3 Types of Collision Coverage
Information on broad, standard and limited collision coverages, and how each can help you pay for your car damage
Collision coverage will help pay your repair costs for accident-related car or truck damage.
It is an optional coverage and it is not required by law. But it’s a relatively certain and comprehensive way of paying for accident-related vehicle damage.
Here are the three main types of collision coverage:
Broad collision coverage: Broad form collision coverage will pay for all of the costs relating to the repair of the damage to your motor vehicle regardless of fault, i.e., whether you caused the accident that resulted in damage to your motor vehicle. However, if you were not more than 50% at-fault, i.e., “not substantially at fault,” then your deductible will be waived.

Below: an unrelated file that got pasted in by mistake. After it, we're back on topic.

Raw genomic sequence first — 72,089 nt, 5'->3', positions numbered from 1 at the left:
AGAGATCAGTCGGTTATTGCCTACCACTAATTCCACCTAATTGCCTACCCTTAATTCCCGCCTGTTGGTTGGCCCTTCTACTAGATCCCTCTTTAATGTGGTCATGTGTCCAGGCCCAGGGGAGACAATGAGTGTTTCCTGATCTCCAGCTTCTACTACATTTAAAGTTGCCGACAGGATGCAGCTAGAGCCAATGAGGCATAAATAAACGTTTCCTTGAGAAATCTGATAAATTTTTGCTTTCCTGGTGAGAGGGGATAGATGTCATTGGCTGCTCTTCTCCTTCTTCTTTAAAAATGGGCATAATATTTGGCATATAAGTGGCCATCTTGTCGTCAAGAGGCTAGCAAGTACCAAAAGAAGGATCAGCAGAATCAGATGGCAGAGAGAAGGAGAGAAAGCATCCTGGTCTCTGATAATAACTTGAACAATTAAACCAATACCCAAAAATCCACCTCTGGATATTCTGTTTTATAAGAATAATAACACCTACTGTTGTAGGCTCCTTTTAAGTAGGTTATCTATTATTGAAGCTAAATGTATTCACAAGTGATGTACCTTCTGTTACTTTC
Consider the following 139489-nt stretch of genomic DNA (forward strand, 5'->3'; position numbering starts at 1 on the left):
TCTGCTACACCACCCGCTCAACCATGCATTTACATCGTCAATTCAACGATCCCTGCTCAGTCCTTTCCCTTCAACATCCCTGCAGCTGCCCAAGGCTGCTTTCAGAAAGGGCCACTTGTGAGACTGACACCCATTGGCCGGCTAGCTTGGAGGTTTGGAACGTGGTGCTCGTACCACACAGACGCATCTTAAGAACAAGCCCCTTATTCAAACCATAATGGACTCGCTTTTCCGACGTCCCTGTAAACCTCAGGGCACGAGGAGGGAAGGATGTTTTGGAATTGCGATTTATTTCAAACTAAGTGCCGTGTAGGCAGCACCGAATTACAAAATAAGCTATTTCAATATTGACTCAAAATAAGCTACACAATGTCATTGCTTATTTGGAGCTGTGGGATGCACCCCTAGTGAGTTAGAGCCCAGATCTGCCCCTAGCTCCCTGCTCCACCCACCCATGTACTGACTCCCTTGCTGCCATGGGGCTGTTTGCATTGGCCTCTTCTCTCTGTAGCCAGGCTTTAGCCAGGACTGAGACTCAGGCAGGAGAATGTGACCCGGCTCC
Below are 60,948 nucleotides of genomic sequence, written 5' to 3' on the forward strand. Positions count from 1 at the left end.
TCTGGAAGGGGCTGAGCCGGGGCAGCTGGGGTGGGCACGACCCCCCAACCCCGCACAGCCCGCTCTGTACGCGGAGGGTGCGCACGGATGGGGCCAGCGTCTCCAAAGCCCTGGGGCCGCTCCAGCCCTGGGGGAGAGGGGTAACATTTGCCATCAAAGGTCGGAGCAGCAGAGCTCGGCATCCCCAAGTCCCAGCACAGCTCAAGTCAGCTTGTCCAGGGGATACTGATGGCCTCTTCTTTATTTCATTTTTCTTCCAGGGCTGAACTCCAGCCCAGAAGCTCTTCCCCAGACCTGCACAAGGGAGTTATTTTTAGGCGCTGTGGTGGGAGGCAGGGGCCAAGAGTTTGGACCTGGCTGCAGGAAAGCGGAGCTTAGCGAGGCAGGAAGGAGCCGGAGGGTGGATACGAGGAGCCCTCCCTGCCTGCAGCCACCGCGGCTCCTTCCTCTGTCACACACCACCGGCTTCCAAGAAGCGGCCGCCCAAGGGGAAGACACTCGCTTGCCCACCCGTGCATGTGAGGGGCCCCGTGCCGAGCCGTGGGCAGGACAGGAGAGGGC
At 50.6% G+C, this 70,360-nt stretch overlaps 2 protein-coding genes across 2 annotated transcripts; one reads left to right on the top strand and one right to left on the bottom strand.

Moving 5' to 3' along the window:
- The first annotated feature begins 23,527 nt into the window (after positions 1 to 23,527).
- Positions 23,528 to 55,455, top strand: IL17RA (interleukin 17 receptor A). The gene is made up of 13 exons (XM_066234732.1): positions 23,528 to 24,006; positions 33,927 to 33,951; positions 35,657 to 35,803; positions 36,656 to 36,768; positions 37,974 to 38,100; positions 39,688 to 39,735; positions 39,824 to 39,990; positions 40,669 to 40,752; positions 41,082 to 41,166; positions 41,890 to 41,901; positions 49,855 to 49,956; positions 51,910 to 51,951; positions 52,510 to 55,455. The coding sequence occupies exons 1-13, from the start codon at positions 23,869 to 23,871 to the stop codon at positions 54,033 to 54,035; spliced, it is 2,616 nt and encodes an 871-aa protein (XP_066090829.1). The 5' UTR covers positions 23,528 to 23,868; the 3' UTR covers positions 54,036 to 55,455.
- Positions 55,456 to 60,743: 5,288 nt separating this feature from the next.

Standard (also referred to as “basic”) collision coverage: Like broad form collision coverage, standard collision coverage will pay for all of the costs relating to the repair of the damage to your motor vehicle regardless of fault, i.e., whether you caused the accident that resulted in damage to your motor vehicle. However, unlike broad form collision, you will still be required to pay your deductible, even if you were “not substantially at fault.”
Limited collision coverage:
Limited collision coverage provides no benefits or coverage if the operator or driver of the covered vehicle was more than 50% at-fault in causing the accident that resulted in damage to the covered motor vehicle. Collision coverage will apply when the operator or driver 50% or less at fault.
Limited collision coverage policies are available with or without deductibles.
What if I don’t purchase collision coverage?
Failure to purchase collision coverage means that, unless you find an alternative source of payment (such as the Michigan mini tort or the No-Fault Law’s Property Protection Insurance benefits), you will pay for all of the repair costs associated with your accident-related motor vehicle damage.
Note: Michigan’s mini tort Law can pay up to $1,000 (or up to $3,000 after July 1, 2020) of your vehicle damage. Read all about the Michigan mini tort here.